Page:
Miriam and Jim Mulva’s recent $5 million gift to melanoma research at MD Anderson is saving lives. At a January dedication ceremony naming the Miriam and Jim Mulva Conference Center in their honor, the room reflected advances in research and patient care through donors, researchers and a patient whose life was saved through those resources.
Miriam says this cause simply “found them” after their son, Jonathan, was diagnosed with melanoma five years ago.
“When this happened to our son, we said, ‘This is our project,’” she recalls. “Jonathan was fortunate because the melanoma hadn’t spread, and now he’s doing great.”
The Mulvas’ funding supports Patrick Hwu, M.D., chair of the Department of Melanoma Medical Oncology; Elizabeth Grimm, M.D., Ph.D., professor, departments of Experimental Therapeutics and Melanoma Medical Oncology; and Jeff E. Lee, M.D., chair of the Department of Surgical Oncology and co-director of the Melanoma and Skin Cancer Research Program.
Trey Rood, of Atlanta, had a much more complicated prognosis. He came to MD Anderson nearly four years ago with stage IV melanoma that had spread to his lungs and brain. Standard therapies were not working, so Hwu put some of his latest research to work — a combination of T cells and dendritic cells that, before Trey’s procedure, had been used mostly in mice.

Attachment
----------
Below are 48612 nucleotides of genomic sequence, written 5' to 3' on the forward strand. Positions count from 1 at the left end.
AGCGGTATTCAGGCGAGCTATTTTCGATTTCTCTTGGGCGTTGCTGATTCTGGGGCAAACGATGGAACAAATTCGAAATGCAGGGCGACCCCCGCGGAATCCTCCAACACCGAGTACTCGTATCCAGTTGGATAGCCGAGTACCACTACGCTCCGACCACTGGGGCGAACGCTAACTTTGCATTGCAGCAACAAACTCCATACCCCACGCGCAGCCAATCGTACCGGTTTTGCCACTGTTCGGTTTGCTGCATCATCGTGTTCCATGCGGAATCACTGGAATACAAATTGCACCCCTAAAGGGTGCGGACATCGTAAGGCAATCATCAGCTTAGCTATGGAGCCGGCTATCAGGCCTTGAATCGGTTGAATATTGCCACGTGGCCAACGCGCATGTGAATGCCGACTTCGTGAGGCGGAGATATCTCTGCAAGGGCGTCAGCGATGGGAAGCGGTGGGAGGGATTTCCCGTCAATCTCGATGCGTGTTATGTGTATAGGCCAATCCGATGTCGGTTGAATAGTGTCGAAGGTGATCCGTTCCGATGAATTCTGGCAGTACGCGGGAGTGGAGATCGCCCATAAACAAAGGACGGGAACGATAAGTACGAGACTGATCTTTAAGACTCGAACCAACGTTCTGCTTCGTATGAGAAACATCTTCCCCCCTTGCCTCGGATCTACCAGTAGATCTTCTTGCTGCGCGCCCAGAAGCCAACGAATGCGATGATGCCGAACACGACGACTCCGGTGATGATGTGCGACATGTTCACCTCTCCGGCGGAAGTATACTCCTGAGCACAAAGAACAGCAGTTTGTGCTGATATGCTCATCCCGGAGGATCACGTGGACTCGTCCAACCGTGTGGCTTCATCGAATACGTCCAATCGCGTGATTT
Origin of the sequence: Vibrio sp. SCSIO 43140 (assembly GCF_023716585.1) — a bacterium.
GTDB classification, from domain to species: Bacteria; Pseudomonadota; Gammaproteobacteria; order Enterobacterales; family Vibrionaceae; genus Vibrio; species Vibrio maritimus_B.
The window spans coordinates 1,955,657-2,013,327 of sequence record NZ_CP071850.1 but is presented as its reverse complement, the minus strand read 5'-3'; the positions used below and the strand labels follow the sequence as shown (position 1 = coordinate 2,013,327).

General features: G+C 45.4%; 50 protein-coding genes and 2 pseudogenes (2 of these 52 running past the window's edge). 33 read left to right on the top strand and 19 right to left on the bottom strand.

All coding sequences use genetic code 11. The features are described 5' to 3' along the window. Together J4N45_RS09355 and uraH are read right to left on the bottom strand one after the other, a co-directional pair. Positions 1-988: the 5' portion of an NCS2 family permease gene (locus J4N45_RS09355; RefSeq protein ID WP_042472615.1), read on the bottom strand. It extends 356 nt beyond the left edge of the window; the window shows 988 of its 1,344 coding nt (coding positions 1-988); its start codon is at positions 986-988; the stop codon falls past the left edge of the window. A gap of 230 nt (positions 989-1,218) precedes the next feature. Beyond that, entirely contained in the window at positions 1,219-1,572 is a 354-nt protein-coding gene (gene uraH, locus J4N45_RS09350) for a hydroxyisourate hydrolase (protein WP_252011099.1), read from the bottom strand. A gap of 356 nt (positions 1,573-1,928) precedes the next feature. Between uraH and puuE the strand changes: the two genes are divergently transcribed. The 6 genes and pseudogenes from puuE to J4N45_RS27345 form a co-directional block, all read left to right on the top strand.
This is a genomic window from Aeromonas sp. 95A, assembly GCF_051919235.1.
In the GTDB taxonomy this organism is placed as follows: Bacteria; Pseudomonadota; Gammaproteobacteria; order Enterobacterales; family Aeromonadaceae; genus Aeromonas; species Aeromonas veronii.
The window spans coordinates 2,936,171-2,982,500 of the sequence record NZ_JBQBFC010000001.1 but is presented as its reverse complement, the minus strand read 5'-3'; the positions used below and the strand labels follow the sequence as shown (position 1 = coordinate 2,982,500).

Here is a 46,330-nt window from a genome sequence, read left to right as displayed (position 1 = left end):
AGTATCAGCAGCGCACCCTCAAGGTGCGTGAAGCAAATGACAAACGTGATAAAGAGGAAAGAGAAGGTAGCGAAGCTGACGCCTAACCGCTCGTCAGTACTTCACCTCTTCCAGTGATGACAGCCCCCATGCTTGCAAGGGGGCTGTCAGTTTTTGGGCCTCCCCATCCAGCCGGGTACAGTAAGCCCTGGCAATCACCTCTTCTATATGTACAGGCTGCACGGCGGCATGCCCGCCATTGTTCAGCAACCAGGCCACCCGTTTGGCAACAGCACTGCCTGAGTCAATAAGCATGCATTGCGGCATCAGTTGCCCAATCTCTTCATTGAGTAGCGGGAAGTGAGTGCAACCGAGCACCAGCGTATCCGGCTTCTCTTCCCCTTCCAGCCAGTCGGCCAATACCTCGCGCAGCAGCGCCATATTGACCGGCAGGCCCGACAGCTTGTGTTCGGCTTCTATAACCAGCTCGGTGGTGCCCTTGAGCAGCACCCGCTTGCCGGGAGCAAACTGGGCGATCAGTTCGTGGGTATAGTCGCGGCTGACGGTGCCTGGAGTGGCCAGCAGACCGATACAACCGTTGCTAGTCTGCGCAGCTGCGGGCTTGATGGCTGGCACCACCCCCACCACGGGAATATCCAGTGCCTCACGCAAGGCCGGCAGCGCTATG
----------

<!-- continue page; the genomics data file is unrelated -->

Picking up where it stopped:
“Trey was one of the first patients in the world to get this combination,” Hwu says. “Miriam and Jim’s gift has helped us tremendously to bring concepts to patients and give therapies that really save lives.”
Trey is in his third year at the University of Georgia with a lifetime ahead of him.
“There were times I didn’t know if I could go to college,” Rood says. “The Mulvas’ donation made it possible for me to be here today. I can’t thank them enough for that.”
Meeting Trey and seeing the impact of their donation hits close to home for the Mulvas.
“MD Anderson is a big organization,” says Jim Mulva, who is vice chair of the MD Anderson Cancer Center Board of Visitors. “But when you see Trey and his mother, you see how personal it is and how committed everyone is to what they’re doing. It’s really inspiring.”
Hwu believes private philanthropy such as the Mulvas’ will make the road to curing cancer much shorter.
“If we work hard as a team as we are now, we at MD Anderson feel we can accomplish this mission for many cancers in the next five to 10 years,” he says.